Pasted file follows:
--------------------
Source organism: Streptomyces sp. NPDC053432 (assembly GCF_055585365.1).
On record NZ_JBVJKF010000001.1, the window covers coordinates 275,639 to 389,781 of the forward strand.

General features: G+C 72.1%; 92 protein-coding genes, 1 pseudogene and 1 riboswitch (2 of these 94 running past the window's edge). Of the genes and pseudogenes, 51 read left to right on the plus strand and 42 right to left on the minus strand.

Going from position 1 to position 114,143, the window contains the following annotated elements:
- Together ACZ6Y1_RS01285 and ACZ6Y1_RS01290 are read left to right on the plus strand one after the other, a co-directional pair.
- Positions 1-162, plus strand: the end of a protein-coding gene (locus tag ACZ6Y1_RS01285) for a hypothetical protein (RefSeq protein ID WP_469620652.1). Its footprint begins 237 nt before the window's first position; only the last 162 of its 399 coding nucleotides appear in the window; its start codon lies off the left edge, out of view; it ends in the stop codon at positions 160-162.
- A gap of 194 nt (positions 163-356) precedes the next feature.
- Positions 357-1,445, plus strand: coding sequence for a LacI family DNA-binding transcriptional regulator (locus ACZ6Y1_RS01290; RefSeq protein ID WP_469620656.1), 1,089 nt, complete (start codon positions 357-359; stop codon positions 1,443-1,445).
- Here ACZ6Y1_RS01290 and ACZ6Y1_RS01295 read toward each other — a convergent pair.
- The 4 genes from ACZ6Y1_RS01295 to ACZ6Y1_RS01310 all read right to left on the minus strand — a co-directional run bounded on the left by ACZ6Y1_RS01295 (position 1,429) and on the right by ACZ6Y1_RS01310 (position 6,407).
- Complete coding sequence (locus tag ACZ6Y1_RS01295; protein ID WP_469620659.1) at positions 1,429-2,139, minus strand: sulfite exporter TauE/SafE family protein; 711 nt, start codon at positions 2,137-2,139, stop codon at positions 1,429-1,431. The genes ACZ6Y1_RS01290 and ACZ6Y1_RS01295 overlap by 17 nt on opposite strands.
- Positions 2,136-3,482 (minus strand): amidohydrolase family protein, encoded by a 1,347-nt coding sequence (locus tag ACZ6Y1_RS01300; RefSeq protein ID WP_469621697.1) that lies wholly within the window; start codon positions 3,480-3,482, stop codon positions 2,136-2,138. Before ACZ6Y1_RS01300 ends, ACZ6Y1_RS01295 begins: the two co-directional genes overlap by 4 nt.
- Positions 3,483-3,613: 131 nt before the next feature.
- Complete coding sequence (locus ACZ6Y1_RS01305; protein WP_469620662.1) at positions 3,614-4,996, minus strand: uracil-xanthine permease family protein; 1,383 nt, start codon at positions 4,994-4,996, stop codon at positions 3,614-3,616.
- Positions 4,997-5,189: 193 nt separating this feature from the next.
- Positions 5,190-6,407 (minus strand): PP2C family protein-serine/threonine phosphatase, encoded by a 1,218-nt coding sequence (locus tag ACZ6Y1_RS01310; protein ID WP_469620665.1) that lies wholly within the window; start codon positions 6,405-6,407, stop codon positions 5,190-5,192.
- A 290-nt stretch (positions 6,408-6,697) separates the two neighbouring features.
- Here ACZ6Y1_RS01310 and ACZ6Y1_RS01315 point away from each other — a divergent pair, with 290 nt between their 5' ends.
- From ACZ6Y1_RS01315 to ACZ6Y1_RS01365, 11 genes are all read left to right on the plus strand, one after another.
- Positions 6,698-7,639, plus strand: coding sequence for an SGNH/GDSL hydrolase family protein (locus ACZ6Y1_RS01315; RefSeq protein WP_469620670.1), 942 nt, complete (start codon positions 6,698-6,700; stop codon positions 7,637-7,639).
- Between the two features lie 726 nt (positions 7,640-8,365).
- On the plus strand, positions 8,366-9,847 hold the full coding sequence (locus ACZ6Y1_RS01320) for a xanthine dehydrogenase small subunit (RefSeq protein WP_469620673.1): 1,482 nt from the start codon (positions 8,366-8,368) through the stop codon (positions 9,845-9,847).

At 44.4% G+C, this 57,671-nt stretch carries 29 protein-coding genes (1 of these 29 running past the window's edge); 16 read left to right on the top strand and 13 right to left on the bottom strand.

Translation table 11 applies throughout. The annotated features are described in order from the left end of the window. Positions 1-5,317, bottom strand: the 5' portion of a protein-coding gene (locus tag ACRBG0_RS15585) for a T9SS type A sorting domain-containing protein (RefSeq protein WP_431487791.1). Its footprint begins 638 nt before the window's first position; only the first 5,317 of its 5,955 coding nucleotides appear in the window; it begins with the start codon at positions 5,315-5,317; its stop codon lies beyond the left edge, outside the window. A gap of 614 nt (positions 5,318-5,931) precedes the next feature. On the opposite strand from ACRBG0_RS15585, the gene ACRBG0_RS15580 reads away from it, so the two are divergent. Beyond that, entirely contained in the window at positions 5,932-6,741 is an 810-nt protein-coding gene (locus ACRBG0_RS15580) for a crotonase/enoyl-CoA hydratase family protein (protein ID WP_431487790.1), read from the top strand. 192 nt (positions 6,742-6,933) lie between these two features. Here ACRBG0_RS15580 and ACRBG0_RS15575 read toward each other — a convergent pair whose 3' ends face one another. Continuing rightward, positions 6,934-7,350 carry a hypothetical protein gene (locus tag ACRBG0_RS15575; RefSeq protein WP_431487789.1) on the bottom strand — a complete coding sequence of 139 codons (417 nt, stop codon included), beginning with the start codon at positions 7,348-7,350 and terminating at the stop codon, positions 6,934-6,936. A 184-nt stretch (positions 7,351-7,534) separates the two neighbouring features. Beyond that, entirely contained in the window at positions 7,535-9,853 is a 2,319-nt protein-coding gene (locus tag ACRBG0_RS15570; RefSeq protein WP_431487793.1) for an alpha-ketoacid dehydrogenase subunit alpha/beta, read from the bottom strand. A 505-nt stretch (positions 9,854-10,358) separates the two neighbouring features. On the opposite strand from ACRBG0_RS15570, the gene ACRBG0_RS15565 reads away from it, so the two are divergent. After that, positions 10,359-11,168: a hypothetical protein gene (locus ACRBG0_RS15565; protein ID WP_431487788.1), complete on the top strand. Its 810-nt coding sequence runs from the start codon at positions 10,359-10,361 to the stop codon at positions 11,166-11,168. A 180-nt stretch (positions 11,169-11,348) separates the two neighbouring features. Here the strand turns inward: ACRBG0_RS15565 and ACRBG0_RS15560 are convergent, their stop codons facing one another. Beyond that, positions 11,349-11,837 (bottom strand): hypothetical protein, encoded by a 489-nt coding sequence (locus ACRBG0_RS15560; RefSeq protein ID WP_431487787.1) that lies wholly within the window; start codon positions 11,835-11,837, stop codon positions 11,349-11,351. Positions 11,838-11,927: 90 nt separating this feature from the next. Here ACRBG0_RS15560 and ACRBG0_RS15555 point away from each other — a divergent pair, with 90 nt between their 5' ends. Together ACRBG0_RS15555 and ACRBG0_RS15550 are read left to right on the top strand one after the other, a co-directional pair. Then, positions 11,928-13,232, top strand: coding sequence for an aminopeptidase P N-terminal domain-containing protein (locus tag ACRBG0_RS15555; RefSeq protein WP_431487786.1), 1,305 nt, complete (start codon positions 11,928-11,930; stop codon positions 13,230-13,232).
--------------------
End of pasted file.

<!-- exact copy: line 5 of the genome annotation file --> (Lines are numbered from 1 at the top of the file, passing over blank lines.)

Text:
- Together ACZ6Y1_RS01285 and ACZ6Y1_RS01290 are read left to right on the plus strand one after the other, a co-directional pair.